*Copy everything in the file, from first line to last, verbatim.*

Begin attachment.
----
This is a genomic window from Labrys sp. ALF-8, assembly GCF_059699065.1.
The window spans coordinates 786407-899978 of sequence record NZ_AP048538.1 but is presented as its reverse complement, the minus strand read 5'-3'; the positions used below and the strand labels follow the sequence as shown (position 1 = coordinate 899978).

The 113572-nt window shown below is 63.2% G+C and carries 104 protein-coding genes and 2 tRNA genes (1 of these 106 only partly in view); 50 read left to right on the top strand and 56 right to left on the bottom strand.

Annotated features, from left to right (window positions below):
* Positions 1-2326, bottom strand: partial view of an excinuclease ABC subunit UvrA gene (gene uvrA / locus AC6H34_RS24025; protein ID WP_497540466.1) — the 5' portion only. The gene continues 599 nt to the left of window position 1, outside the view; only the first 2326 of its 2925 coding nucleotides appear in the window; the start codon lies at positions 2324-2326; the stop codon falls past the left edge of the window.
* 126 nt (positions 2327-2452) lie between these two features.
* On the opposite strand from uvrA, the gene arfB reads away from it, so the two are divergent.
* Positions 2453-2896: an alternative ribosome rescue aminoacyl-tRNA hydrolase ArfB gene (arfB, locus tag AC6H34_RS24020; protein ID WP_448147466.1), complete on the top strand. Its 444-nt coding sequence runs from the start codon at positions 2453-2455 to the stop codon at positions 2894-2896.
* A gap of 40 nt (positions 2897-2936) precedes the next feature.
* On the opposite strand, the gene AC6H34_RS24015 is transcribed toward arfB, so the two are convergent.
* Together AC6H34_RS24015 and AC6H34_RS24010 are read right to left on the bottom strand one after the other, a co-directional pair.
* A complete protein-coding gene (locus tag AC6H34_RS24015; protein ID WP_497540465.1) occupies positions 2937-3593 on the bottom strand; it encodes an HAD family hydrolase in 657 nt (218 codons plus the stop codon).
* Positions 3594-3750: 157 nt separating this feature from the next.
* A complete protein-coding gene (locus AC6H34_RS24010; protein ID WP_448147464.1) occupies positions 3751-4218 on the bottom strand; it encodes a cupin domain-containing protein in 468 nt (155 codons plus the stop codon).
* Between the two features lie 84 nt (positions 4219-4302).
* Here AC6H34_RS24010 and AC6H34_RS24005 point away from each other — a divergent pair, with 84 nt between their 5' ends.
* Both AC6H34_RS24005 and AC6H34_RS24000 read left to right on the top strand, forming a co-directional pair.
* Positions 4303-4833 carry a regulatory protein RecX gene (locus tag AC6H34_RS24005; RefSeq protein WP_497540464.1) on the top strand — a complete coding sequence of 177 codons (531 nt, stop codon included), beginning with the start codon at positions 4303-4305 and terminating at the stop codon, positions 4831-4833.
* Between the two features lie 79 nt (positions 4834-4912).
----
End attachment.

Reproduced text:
This is a genomic window from Labrys sp. ALF-8, assembly GCF_059699065.1.
The window spans coordinates 786407-899978 of sequence record NZ_AP048538.1 but is presented as its reverse complement, the minus strand read 5'-3'; the positions used below and the strand labels follow the sequence as shown (position 1 = coordinate 899978).

The 113572-nt window shown below is 63.2% G+C and carries 104 protein-coding genes and 2 tRNA genes (1 of these 106 only partly in view); 50 read left to right on the top strand and 56 right to left on the bottom strand.

Annotated features, from left to right (window positions below):
* Positions 1-2326, bottom strand: partial view of an excinuclease ABC subunit UvrA gene (gene uvrA / locus AC6H34_RS24025; protein ID WP_497540466.1) — the 5' portion only. The gene continues 599 nt to the left of window position 1, outside the view; only the first 2326 of its 2925 coding nucleotides appear in the window; the start codon lies at positions 2324-2326; the stop codon falls past the left edge of the window.
* 126 nt (positions 2327-2452) lie between these two features.
* On the opposite strand from uvrA, the gene arfB reads away from it, so the two are divergent.
* Positions 2453-2896: an alternative ribosome rescue aminoacyl-tRNA hydrolase ArfB gene (arfB, locus tag AC6H34_RS24020; protein ID WP_448147466.1), complete on the top strand. Its 444-nt coding sequence runs from the start codon at positions 2453-2455 to the stop codon at positions 2894-2896.
* A gap of 40 nt (positions 2897-2936) precedes the next feature.
* On the opposite strand, the gene AC6H34_RS24015 is transcribed toward arfB, so the two are convergent.
* Together AC6H34_RS24015 and AC6H34_RS24010 are read right to left on the bottom strand one after the other, a co-directional pair.
* A complete protein-coding gene (locus tag AC6H34_RS24015; protein ID WP_497540465.1) occupies positions 2937-3593 on the bottom strand; it encodes an HAD family hydrolase in 657 nt (218 codons plus the stop codon).
* Positions 3594-3750: 157 nt separating this feature from the next.
* A complete protein-coding gene (locus AC6H34_RS24010; protein ID WP_448147464.1) occupies positions 3751-4218 on the bottom strand; it encodes a cupin domain-containing protein in 468 nt (155 codons plus the stop codon).
* Between the two features lie 84 nt (positions 4219-4302).
* Here AC6H34_RS24010 and AC6H34_RS24005 point away from each other — a divergent pair, with 84 nt between their 5' ends.
* Both AC6H34_RS24005 and AC6H34_RS24000 read left to right on the top strand, forming a co-directional pair.
* Positions 4303-4833 carry a regulatory protein RecX gene (locus tag AC6H34_RS24005; RefSeq protein WP_497540464.1) on the top strand — a complete coding sequence of 177 codons (531 nt, stop codon included), beginning with the start codon at positions 4303-4305 and terminating at the stop codon, positions 4831-4833.
* Between the two features lie 79 nt (positions 4834-4912).